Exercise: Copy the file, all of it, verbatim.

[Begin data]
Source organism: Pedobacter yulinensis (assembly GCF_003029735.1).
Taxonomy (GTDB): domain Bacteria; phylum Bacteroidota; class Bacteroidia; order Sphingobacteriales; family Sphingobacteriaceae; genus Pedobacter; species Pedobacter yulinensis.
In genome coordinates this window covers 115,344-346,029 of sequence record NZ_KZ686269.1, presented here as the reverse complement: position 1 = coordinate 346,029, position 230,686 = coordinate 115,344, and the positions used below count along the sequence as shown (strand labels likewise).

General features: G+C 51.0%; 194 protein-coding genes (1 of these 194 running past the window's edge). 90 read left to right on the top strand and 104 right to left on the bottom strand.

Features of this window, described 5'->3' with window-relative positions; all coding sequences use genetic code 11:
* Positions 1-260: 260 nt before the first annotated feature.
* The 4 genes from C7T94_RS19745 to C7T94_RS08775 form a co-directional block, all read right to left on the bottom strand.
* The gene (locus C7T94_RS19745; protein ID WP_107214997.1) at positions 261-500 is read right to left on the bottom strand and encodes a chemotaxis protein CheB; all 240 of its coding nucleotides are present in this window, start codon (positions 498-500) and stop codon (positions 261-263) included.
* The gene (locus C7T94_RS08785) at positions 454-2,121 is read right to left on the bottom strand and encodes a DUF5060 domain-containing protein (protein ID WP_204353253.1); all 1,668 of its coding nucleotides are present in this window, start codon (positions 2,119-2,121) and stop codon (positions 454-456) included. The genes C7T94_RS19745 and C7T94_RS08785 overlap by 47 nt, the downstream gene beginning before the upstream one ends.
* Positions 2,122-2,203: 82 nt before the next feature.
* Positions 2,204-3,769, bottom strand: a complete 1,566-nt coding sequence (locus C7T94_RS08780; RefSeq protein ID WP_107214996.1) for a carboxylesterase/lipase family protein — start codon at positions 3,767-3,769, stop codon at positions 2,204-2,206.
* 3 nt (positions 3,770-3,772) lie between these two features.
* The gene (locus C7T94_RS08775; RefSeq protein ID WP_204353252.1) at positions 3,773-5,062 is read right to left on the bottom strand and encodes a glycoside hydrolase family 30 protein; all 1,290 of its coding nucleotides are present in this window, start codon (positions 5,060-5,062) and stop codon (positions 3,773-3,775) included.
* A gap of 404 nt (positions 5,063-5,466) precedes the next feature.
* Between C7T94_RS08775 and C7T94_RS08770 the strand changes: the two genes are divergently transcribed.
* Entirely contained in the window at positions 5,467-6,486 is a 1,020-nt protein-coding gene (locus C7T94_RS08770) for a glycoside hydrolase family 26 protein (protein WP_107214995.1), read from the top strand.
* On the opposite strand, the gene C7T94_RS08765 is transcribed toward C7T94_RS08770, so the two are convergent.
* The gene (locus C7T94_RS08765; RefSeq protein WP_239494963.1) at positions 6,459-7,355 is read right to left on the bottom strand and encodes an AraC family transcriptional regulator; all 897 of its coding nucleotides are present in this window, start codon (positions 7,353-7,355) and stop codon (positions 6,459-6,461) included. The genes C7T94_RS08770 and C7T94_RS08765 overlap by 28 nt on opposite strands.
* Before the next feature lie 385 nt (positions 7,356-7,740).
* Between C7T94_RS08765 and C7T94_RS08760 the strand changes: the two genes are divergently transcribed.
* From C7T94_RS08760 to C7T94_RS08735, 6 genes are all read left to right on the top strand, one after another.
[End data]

Source organism: Pedobacter yulinensis (assembly GCF_003029735.1).
Taxonomy (GTDB): domain Bacteria; phylum Bacteroidota; class Bacteroidia; order Sphingobacteriales; family Sphingobacteriaceae; genus Pedobacter; species Pedobacter yulinensis.
In genome coordinates this window covers 115,344-346,029 of sequence record NZ_KZ686269.1, presented here as the reverse complement: position 1 = coordinate 346,029, position 230,686 = coordinate 115,344, and the positions used below count along the sequence as shown (strand labels likewise).

General features: G+C 51.0%; 194 protein-coding genes (1 of these 194 running past the window's edge). 90 read left to right on the top strand and 104 right to left on the bottom strand.

Features of this window, described 5'->3' with window-relative positions; all coding sequences use genetic code 11:
* Positions 1-260: 260 nt before the first annotated feature.
* The 4 genes from C7T94_RS19745 to C7T94_RS08775 form a co-directional block, all read right to left on the bottom strand.
* The gene (locus C7T94_RS19745; protein ID WP_107214997.1) at positions 261-500 is read right to left on the bottom strand and encodes a chemotaxis protein CheB; all 240 of its coding nucleotides are present in this window, start codon (positions 498-500) and stop codon (positions 261-263) included.
* The gene (locus C7T94_RS08785) at positions 454-2,121 is read right to left on the bottom strand and encodes a DUF5060 domain-containing protein (protein ID WP_204353253.1); all 1,668 of its coding nucleotides are present in this window, start codon (positions 2,119-2,121) and stop codon (positions 454-456) included. The genes C7T94_RS19745 and C7T94_RS08785 overlap by 47 nt, the downstream gene beginning before the upstream one ends.
* Positions 2,122-2,203: 82 nt before the next feature.
* Positions 2,204-3,769, bottom strand: a complete 1,566-nt coding sequence (locus C7T94_RS08780; RefSeq protein ID WP_107214996.1) for a carboxylesterase/lipase family protein — start codon at positions 3,767-3,769, stop codon at positions 2,204-2,206.
* 3 nt (positions 3,770-3,772) lie between these two features.
* The gene (locus C7T94_RS08775; RefSeq protein ID WP_204353252.1) at positions 3,773-5,062 is read right to left on the bottom strand and encodes a glycoside hydrolase family 30 protein; all 1,290 of its coding nucleotides are present in this window, start codon (positions 5,060-5,062) and stop codon (positions 3,773-3,775) included.
* A gap of 404 nt (positions 5,063-5,466) precedes the next feature.
* Between C7T94_RS08775 and C7T94_RS08770 the strand changes: the two genes are divergently transcribed.
* Entirely contained in the window at positions 5,467-6,486 is a 1,020-nt protein-coding gene (locus C7T94_RS08770) for a glycoside hydrolase family 26 protein (protein WP_107214995.1), read from the top strand.
* On the opposite strand, the gene C7T94_RS08765 is transcribed toward C7T94_RS08770, so the two are convergent.
* The gene (locus C7T94_RS08765; RefSeq protein WP_239494963.1) at positions 6,459-7,355 is read right to left on the bottom strand and encodes an AraC family transcriptional regulator; all 897 of its coding nucleotides are present in this window, start codon (positions 7,353-7,355) and stop codon (positions 6,459-6,461) included. The genes C7T94_RS08770 and C7T94_RS08765 overlap by 28 nt on opposite strands.
* Before the next feature lie 385 nt (positions 7,356-7,740).
* Between C7T94_RS08765 and C7T94_RS08760 the strand changes: the two genes are divergently transcribed.
* From C7T94_RS08760 to C7T94_RS08735, 6 genes are all read left to right on the top strand, one after another.